[00:39:25] So, don’t fear your fat. It is why you’re able to move around. Elementally, and by the way, people always go, “No, no, no, I can’t get over that.” I don’t buy that. And I would say, “First of all, look, I’m like you. I totally get it.” If you go shopping in the grocery store and you go by the butcher section and you see that T-bone or ribeye and you see that big, thick rind of fat around it, immediately I go, I hope nobody eats that. Like, that’s the visceral effect we see we think of body fat, but there is a situation that we smile when we see fat, and that’s when we see a newborn, who doesn’t smile when they see a baby, chubby, big tummy, big fat arms, big cheeks, always makes us fat. 


[00:40:06] And in fact, if you saw a baby that had fashion model chiseled cheekbones, long, thin arms, and long, thin thighs, you’d freak you out. You would say, there is something seriously wrong with that child, and you’d be right. And that’s why body fat is part of our health. It’s an organ in our body and it comes in two different colors. So, Mother Nature designed body fat just like if you’re going to the hardware store to get colors to paint your house, your room. And one color is white, and one color is brown, and the white fat is packed into two places in your body. First place is under your skin. We call that subcutaneous, under the cutin, under the skin. And that’s the stuff you can see. Subcutaneous fat is the wiggly jiggly under the arm, the double chin, the muffin top. It’s the stuff on your thighs, it’s the booty.


[00:40:48] That is the white fat, the subcutaneous fat. And, yeah, okay, admittedly, we might not want to see that. We might want to have less of it or none of it. But I will tell you, that’s not the most harmful, dangerous kind of fat. The fat you should fear, the fat you should be repulsed by is inside visceral fat. Because when you have too much of visceral fat, it’s inflammatory. And that inflammatory fat increases your risk for cancer, diabetes, cardiovascular disease, and dementia. All right, and so what am I talking about, visceral fat? Look, if you are any body size, you can have too much visceral fat. If you are a large person, you’ve got a big frame. You can have too much visceral fat. It’s all packed inside. You can’t see it. 


[00:41:27] But if you’re skinny as a stick, all right, and you have a thin tube for your body, you can still have excess body fat. And that visceral fat, you need some of it. But when you overfeed, put too much fuel in your body, the fat that grows first, most aggressively is its visceral fat. And by the way, visceral fat is like a baseball glove of fat wrapped around your organs. It is really nefarious and inflammatory to everything in your body, and it leaks the fat and the inflammation to the rest of your body. And that’s why it increases the risk of all these chronic diseases. Okay, so that’s white fat. It’s all good until you’ve got too much of it, especially the visceral fat. And it’s really bad.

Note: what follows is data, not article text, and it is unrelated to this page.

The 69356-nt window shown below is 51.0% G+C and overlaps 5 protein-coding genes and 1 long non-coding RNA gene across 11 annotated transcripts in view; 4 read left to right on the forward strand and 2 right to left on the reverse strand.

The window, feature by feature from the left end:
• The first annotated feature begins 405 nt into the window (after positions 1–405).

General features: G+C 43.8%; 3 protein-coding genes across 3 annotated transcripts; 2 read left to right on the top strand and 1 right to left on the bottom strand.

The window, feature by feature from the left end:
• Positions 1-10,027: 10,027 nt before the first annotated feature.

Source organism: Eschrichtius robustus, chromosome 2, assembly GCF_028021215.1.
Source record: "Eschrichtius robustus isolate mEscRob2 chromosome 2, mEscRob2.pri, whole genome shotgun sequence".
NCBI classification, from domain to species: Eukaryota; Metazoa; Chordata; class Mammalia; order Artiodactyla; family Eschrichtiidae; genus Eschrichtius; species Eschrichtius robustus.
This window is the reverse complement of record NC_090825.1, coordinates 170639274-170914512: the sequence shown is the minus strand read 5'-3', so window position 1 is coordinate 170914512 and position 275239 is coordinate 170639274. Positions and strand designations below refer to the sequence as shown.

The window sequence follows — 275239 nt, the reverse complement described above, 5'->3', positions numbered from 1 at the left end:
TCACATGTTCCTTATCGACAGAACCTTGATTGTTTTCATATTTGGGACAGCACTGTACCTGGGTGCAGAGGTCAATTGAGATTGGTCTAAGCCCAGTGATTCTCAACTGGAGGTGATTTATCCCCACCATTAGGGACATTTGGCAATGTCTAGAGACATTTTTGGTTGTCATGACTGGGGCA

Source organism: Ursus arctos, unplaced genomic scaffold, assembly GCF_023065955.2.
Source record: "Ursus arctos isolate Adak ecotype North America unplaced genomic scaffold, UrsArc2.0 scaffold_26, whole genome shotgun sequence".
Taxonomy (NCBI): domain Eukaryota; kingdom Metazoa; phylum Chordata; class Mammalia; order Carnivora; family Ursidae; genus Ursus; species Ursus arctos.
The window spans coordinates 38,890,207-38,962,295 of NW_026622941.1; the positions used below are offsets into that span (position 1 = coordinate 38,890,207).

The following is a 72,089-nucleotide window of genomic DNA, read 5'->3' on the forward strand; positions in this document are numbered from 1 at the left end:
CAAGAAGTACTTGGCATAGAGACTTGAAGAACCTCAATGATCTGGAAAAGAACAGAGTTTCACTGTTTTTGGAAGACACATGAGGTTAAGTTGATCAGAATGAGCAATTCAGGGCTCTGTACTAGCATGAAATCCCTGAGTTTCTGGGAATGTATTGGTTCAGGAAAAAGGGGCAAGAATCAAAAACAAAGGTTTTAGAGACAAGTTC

[00:42:04] And if you’ve got too much of the subcutaneous, you get bummed out when you’ll stare at the mirror. Okay. Now. But some of it’s important. It’s a fuel tank. Then Mother Nature created brown fat because you mentioned brown fat or beige. Beige is mixing white and brown you get beige. But let’s talk about the other side, brown fat. Now, brown fat is actually not wiggly, jiggly. It’s not lumpy, bumpy, it’s not around your waist. Brown fat is, in fact, not even close to the skin, not subcutaneous. Brown fat is close to the bone, and it’s wafer thin. Brown fats are on our neck, it’s under our breastbone, a little bit under our arms, like a girdle or a bra, a little bit in our belly and a little bit between our shoulder blades. 


[00:42:40] And what brown fat does is it is, I think you use the word energetic. Brown fat actually is like a space heater that ignites heat. It burns fuel. It’s called thermogenesis because it makes heat thermo heat, genesis making heat, brown fat does that. And by making heat, it actually burns fuel from the harmful body fat. So, brown fat can burn down harmful fat, like visceral white fat. How do you understand? Like, we’re like, oh, man, you just said a mouthful. I can’t understand it all. Think of your brown fat like the gas range in your kitchen. If you got a gas range, okay, you’re going to boil some water or heat up some soup, you’re going to put it on the gas range. What happens when you have a gas range? 


[00:43:20] You go to the range and you turn the knob, turn it up and it goes click, click, click, click whoosh. That’s what brown fat does. It’s energetic. When you activate brown fat, you actually turn on the clicker, and there’s specific molecules that can do that. The beta 3 adrenergic receptors. For anybody who’s like, “Oh, you’re too basic. Don’t go there with me. I’ll take you down to the [unintelligible [00:43:40] [Cynthia laughs] and the mitochondrial energetics. But I’ll tell you for a simple explanation. Click, click, click, whoosh brown fat, lights up like the burner on your stovetop. And on your stovetop, it’s getting the gas, the fuel from your gas line from your town or tank outside of your house, your brown fat is getting its fuel to burn from your white fat. Good fat burns down bad fat. Brown fat burns down white fat.